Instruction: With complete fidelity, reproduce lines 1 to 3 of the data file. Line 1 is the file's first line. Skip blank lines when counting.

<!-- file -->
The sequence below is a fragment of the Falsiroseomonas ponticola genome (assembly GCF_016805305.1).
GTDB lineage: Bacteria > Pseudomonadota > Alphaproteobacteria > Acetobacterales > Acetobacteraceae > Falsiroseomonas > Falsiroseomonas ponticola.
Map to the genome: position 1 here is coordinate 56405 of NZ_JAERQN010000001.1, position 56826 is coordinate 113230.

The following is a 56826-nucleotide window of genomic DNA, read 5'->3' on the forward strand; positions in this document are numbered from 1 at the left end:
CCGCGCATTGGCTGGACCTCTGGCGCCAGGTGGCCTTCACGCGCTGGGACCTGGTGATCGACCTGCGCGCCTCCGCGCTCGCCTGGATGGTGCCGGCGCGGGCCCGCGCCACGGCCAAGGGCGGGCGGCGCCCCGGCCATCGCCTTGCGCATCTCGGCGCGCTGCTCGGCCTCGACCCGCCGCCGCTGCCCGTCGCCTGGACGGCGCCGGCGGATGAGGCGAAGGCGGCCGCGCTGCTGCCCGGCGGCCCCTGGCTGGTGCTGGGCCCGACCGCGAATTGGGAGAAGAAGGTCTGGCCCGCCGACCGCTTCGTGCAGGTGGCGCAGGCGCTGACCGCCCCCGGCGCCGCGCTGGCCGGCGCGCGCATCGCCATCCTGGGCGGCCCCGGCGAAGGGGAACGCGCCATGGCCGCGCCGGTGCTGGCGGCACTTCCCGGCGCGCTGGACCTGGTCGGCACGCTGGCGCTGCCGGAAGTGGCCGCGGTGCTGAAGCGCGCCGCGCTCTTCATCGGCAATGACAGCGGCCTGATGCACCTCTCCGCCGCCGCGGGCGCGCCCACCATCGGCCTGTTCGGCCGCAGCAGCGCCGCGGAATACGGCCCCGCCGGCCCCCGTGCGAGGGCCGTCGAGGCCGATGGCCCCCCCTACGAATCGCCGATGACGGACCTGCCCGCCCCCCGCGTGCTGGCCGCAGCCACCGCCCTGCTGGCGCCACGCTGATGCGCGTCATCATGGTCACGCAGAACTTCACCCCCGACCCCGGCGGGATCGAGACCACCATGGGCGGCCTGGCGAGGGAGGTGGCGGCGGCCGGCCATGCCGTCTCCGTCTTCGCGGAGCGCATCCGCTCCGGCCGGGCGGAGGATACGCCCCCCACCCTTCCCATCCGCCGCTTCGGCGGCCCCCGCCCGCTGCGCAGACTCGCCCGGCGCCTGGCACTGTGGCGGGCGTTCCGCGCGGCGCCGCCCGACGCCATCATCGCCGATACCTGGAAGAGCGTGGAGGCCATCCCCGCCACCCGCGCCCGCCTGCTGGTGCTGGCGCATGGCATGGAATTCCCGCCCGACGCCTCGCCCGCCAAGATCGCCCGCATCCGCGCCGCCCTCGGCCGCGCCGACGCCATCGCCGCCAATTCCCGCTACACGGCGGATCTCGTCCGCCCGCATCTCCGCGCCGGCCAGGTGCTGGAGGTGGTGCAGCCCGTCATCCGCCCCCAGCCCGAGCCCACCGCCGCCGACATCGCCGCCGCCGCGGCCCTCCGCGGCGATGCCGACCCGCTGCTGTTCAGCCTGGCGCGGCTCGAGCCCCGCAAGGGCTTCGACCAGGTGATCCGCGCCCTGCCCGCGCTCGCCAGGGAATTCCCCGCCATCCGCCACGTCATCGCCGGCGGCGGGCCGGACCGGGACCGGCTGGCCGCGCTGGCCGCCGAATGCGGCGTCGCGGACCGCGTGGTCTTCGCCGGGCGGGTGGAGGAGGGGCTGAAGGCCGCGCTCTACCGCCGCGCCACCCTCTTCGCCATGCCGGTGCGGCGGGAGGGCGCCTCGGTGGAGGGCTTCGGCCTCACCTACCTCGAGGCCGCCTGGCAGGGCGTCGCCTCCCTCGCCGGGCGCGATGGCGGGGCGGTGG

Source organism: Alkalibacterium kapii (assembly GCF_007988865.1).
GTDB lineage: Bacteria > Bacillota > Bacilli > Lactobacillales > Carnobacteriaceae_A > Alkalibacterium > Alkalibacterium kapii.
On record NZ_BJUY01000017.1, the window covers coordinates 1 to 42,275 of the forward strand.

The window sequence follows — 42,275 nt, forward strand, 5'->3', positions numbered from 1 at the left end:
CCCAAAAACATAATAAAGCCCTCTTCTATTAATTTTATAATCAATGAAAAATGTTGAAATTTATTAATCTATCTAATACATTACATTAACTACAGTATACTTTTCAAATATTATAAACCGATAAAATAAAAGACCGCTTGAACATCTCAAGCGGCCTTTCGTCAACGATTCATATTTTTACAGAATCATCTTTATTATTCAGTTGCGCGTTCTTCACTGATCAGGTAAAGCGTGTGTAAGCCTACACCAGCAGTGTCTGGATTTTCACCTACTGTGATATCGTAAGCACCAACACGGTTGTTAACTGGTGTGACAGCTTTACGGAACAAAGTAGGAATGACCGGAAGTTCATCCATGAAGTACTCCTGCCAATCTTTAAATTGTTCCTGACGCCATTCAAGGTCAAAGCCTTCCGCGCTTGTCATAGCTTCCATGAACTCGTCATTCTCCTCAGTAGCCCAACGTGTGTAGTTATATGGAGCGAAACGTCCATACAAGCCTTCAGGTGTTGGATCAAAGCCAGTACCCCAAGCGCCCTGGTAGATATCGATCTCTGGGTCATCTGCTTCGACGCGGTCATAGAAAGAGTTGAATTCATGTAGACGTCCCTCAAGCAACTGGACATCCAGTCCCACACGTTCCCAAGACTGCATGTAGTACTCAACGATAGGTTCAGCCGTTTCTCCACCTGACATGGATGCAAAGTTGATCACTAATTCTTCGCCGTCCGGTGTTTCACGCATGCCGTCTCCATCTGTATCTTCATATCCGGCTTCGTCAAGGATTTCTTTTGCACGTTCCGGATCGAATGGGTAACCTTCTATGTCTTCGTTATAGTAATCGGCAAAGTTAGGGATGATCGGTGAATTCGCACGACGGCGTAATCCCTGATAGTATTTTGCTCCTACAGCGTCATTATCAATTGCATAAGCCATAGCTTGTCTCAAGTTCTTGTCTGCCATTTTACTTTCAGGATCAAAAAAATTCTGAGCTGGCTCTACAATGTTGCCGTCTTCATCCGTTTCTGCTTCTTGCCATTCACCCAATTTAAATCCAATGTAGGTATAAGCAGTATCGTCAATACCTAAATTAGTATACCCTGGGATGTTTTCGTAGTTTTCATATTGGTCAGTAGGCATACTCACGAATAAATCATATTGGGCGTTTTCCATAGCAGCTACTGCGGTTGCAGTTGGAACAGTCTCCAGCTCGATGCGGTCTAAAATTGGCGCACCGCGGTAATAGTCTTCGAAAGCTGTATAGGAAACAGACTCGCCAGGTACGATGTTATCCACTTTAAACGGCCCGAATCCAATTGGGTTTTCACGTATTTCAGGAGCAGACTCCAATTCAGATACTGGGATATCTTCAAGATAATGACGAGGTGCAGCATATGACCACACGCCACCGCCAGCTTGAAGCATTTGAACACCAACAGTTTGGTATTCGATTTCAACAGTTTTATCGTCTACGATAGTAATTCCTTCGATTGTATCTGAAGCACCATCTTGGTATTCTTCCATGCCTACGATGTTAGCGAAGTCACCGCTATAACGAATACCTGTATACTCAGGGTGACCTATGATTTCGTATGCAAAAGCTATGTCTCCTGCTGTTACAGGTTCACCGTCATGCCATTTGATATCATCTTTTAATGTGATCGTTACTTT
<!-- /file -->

The sequence below is a fragment of the Falsiroseomonas ponticola genome (assembly GCF_016805305.1).
GTDB lineage: Bacteria > Pseudomonadota > Alphaproteobacteria > Acetobacterales > Acetobacteraceae > Falsiroseomonas > Falsiroseomonas ponticola.
Map to the genome: position 1 here is coordinate 56405 of NZ_JAERQN010000001.1, position 56826 is coordinate 113230.